Sweet As Sugar

A Haibun, 2 Parts

Musical Selection: Eagles|I Can’t Tell You Why

Photo from ds_30 via Pixabay

She sits across from us — hair pinned up tightly in an aggravated bun. I have my hands on my lap. I am centered in my chair — immovable. She invites us in for tea, this will calm our nerves, she says. We sit quietly. She gathers the good china, readies the table, and prepares some Earl Grey. He spies me looking at her precariously. I give him a cautious wink — I nod slowly. He knows something is wrong. He says nothing.

“Your sugar cubes . . . One lump or two, Dears?” We look at each other before speaking. We both shout in unison, “Two, please!” She plasters a fake smile on her face then offers us a drink we’re scared to consume.

afraid to drink tea
something’s not right with our host
but we can’t be rude


We sip our tea slowly — breathing in and out as we swallow. She eyes us nosily. I sit back in my chair — rock steadily. The air in the room wolfs around us — strangles us into silence. She seems nice. She seems sweet as pie — sweet as honey — sweet as sugar. But she’s not. We know she’s not. We just can’t put our fingers on it. He takes a few more sips then his head lands on the table with a loud thud. “Teddy! Baby, wake up! Wake up!” I look at her, she’s still smiling — the same fake one from earlier. What has she done?

host for evening tea
is a killer in disguise
we both die that night


Originally published in The Weekly Knob via Medium.

Writers: A Challenge

I am posting this here too, just in case any of you are on Medium and not Twitter, you’ll see this challenge/call for submissions should you fancy to tackle it along with us:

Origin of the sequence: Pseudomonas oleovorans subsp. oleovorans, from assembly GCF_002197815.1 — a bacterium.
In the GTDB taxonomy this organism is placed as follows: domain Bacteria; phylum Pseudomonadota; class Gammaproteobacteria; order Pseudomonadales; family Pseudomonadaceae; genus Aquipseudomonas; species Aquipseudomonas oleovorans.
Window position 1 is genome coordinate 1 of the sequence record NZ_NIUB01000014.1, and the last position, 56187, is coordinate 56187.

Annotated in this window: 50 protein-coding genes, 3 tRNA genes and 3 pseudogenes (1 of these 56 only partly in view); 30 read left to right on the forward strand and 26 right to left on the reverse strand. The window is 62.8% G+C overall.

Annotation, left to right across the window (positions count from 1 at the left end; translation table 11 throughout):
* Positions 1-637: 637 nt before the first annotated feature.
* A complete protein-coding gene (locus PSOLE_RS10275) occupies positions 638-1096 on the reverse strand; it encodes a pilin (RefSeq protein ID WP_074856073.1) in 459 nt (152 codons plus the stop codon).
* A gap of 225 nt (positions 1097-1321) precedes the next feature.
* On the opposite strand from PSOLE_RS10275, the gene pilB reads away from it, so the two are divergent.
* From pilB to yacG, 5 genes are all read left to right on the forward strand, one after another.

Writers: A Challenge

Haibun A Heart

Writers, this is your fifth challenge of the year and for this one, we will dive into form and structure once again and write our way through the haibun. What is this, you may ask?

Haibun is a prosimetric literary form originating in Japan, combining prose and haiku. The range of haibun is broad and frequently includes autobiography, diary, essay, prose poem, short story and travel journal. — Wikipedia

The challenge: I am asking you to “Haibun a Heart” which is to write a prose piece centered around your heart’s desire or passion or pain or love in any form and to also incorporate a haiku too. 


An example:

The night’s wind sunk deep into our bones — drenched us in pain. We waited for the evening to end. Nothing could relieve us of the passion that festered in our hearts. We begged to be rid of it — to move away from it — to grow in another direction, but it was not our time. If we had our way, we’d lose ourselves in the midst of it all — consumed by love’s touch. Drowned once again.

passion was our pain
this night’s gift led us to love
we seal off our hearts


Let’s make this happen, people!


•Request to be added as a writer by emailing me at acorneredgurl@gmail.com with “Please Add Me” as the subject line and please include the link to your Medium profile. Don’t want to be a writer in A Cornered Gurl? Simply comment with your response in this challenge post, or create your own post to your profile or in another publication, however, please use the tags, “Challenge” and “Haibun.”

Since this is a challenge call, all submissions received by 6:00 pm, US ET Thursday, October 29, 2020, will be published by 7:00 pm, US ET Friday, October 30, 2020. Any other submissions received during the week and by 6:00 pm on Sunday, November 01, 2020, will be published by 7:00 pm on Monday, November 2, 2020, US ET. CHALLENGE SUBMISSION BEGINS NOW. 

Show me what you can do with this challenge and “Haibun a Heart,” beautiful people!